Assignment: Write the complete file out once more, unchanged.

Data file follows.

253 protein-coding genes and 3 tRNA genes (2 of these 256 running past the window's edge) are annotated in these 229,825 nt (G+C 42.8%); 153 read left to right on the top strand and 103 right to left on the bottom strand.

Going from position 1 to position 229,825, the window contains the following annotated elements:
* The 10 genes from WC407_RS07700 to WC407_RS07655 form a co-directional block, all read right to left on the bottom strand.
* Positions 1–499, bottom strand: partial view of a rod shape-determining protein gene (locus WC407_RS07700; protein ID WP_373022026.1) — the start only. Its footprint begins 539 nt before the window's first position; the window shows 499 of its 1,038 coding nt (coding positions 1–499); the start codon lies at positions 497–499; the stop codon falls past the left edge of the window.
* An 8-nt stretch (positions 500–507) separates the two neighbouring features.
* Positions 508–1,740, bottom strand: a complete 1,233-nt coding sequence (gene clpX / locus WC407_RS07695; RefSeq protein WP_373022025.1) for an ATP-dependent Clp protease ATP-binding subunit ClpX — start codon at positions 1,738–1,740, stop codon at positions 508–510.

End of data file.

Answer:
253 protein-coding genes and 3 tRNA genes (2 of these 256 running past the window's edge) are annotated in these 229,825 nt (G+C 42.8%); 153 read left to right on the top strand and 103 right to left on the bottom strand.

Going from position 1 to position 229,825, the window contains the following annotated elements:
* The 10 genes from WC407_RS07700 to WC407_RS07655 form a co-directional block, all read right to left on the bottom strand.
* Positions 1–499, bottom strand: partial view of a rod shape-determining protein gene (locus WC407_RS07700; protein ID WP_373022026.1) — the start only. Its footprint begins 539 nt before the window's first position; the window shows 499 of its 1,038 coding nt (coding positions 1–499); the start codon lies at positions 497–499; the stop codon falls past the left edge of the window.
* An 8-nt stretch (positions 500–507) separates the two neighbouring features.
* Positions 508–1,740, bottom strand: a complete 1,233-nt coding sequence (gene clpX / locus WC407_RS07695; RefSeq protein WP_373022025.1) for an ATP-dependent Clp protease ATP-binding subunit ClpX — start codon at positions 1,738–1,740, stop codon at positions 508–510.